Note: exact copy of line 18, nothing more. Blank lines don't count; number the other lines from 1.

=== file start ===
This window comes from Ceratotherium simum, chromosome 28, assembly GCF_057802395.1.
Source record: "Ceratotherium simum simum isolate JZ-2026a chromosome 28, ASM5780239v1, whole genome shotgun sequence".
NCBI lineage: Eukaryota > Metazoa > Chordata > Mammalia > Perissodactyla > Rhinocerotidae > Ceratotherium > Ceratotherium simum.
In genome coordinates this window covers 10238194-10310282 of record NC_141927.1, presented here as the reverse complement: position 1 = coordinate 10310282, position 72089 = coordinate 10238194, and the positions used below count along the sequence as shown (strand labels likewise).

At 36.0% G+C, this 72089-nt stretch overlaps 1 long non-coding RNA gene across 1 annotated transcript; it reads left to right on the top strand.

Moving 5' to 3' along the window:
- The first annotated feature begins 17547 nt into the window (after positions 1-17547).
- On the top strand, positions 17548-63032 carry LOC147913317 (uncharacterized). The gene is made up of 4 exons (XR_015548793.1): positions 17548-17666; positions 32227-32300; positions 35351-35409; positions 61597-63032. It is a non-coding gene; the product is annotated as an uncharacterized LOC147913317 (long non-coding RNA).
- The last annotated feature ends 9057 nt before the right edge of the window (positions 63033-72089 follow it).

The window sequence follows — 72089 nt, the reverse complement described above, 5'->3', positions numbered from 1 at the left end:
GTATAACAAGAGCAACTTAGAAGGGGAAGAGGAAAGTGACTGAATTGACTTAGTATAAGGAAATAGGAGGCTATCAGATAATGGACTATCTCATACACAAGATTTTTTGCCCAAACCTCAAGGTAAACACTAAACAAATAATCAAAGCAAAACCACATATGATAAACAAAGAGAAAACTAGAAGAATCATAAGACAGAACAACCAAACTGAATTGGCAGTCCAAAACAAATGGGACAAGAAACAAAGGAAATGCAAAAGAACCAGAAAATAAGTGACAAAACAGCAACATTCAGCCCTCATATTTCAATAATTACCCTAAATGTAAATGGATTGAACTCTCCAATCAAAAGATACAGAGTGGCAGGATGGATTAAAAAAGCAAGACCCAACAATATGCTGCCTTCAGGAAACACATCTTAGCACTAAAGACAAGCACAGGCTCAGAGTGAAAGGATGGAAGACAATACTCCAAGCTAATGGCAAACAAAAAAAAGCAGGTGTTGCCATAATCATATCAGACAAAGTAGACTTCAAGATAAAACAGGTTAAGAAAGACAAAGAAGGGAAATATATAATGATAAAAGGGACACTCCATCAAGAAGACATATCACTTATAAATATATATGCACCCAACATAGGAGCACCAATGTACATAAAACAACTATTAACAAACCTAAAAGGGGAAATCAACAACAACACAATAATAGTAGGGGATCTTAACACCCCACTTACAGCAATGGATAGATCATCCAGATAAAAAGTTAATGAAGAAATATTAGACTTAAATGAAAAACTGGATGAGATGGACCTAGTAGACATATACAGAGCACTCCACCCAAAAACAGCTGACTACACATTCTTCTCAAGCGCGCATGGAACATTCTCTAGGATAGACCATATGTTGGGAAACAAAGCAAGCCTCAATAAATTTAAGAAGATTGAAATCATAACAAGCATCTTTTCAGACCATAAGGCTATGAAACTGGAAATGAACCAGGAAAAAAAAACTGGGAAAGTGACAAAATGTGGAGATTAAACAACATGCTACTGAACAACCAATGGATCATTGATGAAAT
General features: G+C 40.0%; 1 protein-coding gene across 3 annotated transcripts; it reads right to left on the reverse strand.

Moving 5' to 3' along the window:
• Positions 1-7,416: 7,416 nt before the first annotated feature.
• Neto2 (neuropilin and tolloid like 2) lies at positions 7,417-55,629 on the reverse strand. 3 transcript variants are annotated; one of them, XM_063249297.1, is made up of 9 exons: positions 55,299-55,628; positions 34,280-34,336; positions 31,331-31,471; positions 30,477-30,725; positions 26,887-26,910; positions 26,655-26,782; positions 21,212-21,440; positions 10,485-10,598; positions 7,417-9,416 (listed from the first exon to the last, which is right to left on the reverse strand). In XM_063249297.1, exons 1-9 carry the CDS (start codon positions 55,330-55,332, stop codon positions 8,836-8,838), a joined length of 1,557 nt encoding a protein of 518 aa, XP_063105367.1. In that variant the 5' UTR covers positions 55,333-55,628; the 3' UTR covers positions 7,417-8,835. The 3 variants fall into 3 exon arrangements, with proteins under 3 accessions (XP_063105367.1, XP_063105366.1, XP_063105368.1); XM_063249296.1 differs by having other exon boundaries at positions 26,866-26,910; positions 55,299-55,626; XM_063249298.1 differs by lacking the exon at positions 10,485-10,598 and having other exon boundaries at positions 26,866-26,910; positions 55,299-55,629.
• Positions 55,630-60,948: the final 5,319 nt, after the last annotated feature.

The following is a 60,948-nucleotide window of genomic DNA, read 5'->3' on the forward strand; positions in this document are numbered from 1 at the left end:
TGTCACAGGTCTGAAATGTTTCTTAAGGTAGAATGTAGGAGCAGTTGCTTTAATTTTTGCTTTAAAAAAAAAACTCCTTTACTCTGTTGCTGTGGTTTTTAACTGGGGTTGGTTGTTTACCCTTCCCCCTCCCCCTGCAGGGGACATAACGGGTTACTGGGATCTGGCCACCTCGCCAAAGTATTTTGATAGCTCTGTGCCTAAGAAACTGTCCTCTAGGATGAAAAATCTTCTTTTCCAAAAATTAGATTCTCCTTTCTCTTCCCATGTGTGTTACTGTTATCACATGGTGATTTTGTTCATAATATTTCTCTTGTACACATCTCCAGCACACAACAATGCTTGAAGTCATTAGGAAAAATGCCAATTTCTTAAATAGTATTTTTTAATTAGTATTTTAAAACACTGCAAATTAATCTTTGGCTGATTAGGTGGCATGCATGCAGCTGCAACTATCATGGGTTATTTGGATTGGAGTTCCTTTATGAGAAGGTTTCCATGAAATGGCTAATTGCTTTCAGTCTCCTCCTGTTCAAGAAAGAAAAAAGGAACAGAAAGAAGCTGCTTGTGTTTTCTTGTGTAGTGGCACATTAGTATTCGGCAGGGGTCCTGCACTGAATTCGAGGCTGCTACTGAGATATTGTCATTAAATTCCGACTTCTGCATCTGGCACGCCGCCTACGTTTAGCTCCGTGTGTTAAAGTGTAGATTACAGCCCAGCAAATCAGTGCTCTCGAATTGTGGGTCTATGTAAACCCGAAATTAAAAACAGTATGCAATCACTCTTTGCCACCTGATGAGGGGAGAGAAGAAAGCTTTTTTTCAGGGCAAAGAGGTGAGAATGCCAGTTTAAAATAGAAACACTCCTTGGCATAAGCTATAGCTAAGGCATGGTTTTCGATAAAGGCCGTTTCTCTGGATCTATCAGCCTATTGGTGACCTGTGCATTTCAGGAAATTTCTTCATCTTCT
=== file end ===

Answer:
TGTCACAGGTCTGAAATGTTTCTTAAGGTAGAATGTAGGAGCAGTTGCTTTAATTTTTGCTTTAAAAAAAAAACTCCTTTACTCTGTTGCTGTGGTTTTTAACTGGGGTTGGTTGTTTACCCTTCCCCCTCCCCCTGCAGGGGACATAACGGGTTACTGGGATCTGGCCACCTCGCCAAAGTATTTTGATAGCTCTGTGCCTAAGAAACTGTCCTCTAGGATGAAAAATCTTCTTTTCCAAAAATTAGATTCTCCTTTCTCTTCCCATGTGTGTTACTGTTATCACATGGTGATTTTGTTCATAATATTTCTCTTGTACACATCTCCAGCACACAACAATGCTTGAAGTCATTAGGAAAAATGCCAATTTCTTAAATAGTATTTTTTAATTAGTATTTTAAAACACTGCAAATTAATCTTTGGCTGATTAGGTGGCATGCATGCAGCTGCAACTATCATGGGTTATTTGGATTGGAGTTCCTTTATGAGAAGGTTTCCATGAAATGGCTAATTGCTTTCAGTCTCCTCCTGTTCAAGAAAGAAAAAAGGAACAGAAAGAAGCTGCTTGTGTTTTCTTGTGTAGTGGCACATTAGTATTCGGCAGGGGTCCTGCACTGAATTCGAGGCTGCTACTGAGATATTGTCATTAAATTCCGACTTCTGCATCTGGCACGCCGCCTACGTTTAGCTCCGTGTGTTAAAGTGTAGATTACAGCCCAGCAAATCAGTGCTCTCGAATTGTGGGTCTATGTAAACCCGAAATTAAAAACAGTATGCAATCACTCTTTGCCACCTGATGAGGGGAGAGAAGAAAGCTTTTTTTCAGGGCAAAGAGGTGAGAATGCCAGTTTAAAATAGAAACACTCCTTGGCATAAGCTATAGCTAAGGCATGGTTTTCGATAAAGGCCGTTTCTCTGGATCTATCAGCCTATTGGTGACCTGTGCATTTCAGGAAATTTCTTCATCTTCT